The best insight I received about job applications came from a mentor who had led many search committees, who had seen the best candidates “on paper” simply bomb interviews, while others with far less stellar CVs out-shined their competitors. My mentor said, “What the search committee really wants to know is not simply that you can do the job, but do you want to work here? They know you want a job, some job, but do you want this job, in this city, in this department? They want to know that they won’t need to do another search 18 months from now because you’ve spent your entire first year applying to other places.”
She then helped me develop a cover letter, a statement of teaching philosophy, a research summary, all of those documents that must be meticulously crafted to be effective, that will never be published or read by more than a few people who have just read one hundred other similar letters and statements. What emerged from this process was unexpected. While she made clear the importance of being compelling in describing my experience, achievements, and goals, she strongly emphasized being honest. This resonated with a few of the many texts I’d read on preparing for the job market, especially posts on Karen Kelsky’s blog, The Professor Is In. But it also resonated with the best insight I received about writing poems, fiction, personal essays, namely, that I will find my power as a writer in my ability to be honest.
What if I were to be honest in my cover letters? The term cover letter already seems to imply subterfuge, superficiality, packaging. What it really should be is a hook, a transparent piece of writing with points of interest that invite the reader further into the story. Like the great advice from Robert McKee in Story: Substance, Structure, Style, and the Principles of Screenwriting and John Gardner in The Art of Fiction: Notes on Craft for Young Writers, a certain amount of artifice is required in order to communicate truths about being human, or truths about the “course of your life” (the meaning of “curriculum vitae”). If we were to only write the details, moment by moment, of the action and settings of a person’s life, it would not capture something essential about that person the way that the masterful selection of details offered about the home, clothing, mannerisms, and obsessions of José Arcadio Buendía make him seem as alive as the person sitting next to us in the cafe. I’m sure there is plenty of fiction that simply says this happened, and then this happened, and then he thought this, and then he said this, fiction that thinks itself clever for having done so, but I’m not familiar with it because I’m not interesting in reading a life as a list. In the same way, I can see how search committees wouldn’t be interested in reading two documents–cover letter, then CV–that basically say: this is what I did, then I did this, then I did this, please hire me?
There is a job that I really want, and I spent more time on the cover letter than I had planned, more time than I spent on any of the others, as much time as I spent writing my most recent poem. At the risk of sounding hyperbolic, I’d compare the process to shedding skin. When I finished my first description of the courses I would teach if I were hired, I asked myself, “Is this really what I would do?” No. Again, I wrote descriptions, and again I questioned what I’d written. No. This went on for several more passes, and while I might dismiss this as a mundane manifestation of perfectionism, as well as procrastination in the evasion of writing other cover letters, I know that something else, something more significant occurred. The drafting of the cover letter morphed into a process more similar to the drafting of a poem then I ever thought it could be. I engaged the task with an openness, a sense of waiting, the mode of effort that effects results because it is a kind of not trying, of ceasing to force phrases and distort inspiration with impatience.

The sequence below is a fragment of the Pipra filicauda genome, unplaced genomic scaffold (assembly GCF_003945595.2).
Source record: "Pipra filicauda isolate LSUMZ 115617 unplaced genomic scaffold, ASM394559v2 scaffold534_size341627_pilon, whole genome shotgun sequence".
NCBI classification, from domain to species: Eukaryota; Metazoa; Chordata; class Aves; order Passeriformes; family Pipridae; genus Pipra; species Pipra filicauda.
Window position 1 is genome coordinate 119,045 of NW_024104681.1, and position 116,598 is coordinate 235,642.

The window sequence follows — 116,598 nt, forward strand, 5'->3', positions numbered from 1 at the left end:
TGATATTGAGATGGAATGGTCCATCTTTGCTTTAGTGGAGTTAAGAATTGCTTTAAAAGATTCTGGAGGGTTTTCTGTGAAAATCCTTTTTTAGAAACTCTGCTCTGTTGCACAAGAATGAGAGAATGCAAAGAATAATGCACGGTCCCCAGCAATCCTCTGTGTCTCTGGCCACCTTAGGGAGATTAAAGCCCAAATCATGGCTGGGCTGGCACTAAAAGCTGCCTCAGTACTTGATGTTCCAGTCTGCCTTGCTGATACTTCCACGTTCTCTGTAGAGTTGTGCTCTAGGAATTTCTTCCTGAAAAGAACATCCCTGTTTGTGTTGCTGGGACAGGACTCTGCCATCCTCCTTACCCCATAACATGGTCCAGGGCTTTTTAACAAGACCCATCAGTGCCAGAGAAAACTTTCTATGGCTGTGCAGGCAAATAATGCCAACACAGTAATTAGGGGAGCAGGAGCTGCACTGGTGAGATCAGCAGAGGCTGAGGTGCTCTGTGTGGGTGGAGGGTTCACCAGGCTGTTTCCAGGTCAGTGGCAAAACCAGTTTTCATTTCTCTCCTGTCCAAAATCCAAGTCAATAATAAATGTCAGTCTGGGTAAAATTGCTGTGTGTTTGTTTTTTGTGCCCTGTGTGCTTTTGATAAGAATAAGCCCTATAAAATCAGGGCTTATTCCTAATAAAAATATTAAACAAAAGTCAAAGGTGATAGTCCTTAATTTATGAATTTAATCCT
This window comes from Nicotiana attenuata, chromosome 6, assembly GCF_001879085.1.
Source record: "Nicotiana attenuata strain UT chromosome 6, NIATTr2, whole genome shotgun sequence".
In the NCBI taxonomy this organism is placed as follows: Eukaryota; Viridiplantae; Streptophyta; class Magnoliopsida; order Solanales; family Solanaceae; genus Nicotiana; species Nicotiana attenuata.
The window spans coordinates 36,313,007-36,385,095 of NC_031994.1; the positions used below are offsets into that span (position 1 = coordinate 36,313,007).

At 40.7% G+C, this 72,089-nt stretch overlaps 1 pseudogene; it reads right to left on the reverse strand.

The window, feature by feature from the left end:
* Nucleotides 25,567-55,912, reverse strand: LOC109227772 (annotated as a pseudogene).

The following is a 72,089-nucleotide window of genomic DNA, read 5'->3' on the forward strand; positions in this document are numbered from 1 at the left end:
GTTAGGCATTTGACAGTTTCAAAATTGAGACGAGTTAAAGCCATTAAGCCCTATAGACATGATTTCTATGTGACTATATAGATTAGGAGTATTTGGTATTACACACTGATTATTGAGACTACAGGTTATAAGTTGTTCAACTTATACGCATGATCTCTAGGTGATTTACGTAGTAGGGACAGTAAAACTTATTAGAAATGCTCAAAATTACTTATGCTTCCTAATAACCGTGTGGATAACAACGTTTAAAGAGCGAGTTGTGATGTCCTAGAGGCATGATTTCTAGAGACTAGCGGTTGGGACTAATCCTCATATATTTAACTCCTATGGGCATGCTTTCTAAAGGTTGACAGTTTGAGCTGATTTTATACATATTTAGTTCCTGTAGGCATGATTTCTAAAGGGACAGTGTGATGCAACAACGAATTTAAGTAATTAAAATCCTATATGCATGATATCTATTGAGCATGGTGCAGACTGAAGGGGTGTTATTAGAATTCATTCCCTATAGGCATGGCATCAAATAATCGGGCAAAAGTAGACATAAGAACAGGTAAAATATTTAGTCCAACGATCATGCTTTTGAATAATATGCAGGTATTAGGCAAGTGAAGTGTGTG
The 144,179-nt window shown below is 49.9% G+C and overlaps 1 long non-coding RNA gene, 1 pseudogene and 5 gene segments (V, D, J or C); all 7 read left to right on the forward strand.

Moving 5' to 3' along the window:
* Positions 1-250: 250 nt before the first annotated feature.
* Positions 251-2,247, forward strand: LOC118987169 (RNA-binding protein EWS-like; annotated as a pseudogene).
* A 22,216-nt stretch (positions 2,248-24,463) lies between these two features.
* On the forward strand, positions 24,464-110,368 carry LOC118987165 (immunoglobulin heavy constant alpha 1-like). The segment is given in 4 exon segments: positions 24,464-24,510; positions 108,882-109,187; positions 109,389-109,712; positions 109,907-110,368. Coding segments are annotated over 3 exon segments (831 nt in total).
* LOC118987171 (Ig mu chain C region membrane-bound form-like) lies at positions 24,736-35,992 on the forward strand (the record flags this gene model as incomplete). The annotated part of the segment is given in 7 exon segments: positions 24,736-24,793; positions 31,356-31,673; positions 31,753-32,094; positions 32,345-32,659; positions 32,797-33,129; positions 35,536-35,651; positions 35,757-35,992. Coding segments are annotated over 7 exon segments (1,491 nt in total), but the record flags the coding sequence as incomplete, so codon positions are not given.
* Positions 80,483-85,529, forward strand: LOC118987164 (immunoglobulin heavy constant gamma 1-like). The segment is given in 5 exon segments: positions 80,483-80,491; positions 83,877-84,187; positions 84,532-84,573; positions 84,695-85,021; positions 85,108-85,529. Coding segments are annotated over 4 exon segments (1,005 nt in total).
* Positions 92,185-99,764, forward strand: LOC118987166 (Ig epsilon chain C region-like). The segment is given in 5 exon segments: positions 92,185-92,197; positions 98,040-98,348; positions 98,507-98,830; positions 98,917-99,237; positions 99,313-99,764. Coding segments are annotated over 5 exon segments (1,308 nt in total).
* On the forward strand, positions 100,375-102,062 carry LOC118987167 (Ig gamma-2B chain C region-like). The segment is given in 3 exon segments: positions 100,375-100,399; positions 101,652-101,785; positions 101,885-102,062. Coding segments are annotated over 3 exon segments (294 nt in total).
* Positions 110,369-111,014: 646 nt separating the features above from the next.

In Writing Down the Bones: Freeing the Writer Within, Zen practitioner Natalie Goldberg instructs the reader in “using writing as your practice, as a way to help you penetrate your life and become sane. What is said here about writing can be applied to running, painting, anything you love and have chosen to work with in your life.” Can it apply to writing cover letters? I’ve found that it can. As I wrote the cover letter for the job I truly, deeply want, it provoked me to examine my goals, hopes, fears, how my past experience truly has prepared me for this opportunity, equipped me to at least attempt to do well the work of teaching, what Jonathan Kozol calls “the beautiful profession.” If I can write these cover letters as a form of practice, then the entire process will feel worthwhile, no matter what happens. Already I have learned more about what I thought I wanted but truly do not want, and about what I want but thought would not be enough.
I am learning that there is no perfect cover letter, just as there is no perfect poem (though Robert Hayden’s “Those Winter Sundays” comes pretty close). But there are poems that wake up the reader as they’re read, poems that refine the writer as they’re written. For me, such poems are those that contain a choice, where the writer chose exposure over the familiar retreat, honesty over the safety of exquisite, startling, yet empty, artifice. The challenge of writing one cover letter after another, not unlike that of Daniel performing “wax on, wax off,” has helped to simplify and clarify my vision of writing. In his “Autobiographical Notes” that open his devastating essay collection, Notes of a Native Son, James Baldwin concludes with the sentence: “I want to be an honest man and a good writer.” Years ago, upon reading that sentence, I also adopted those two life goals as my own. Only recently did I learn that the two goals are actually one.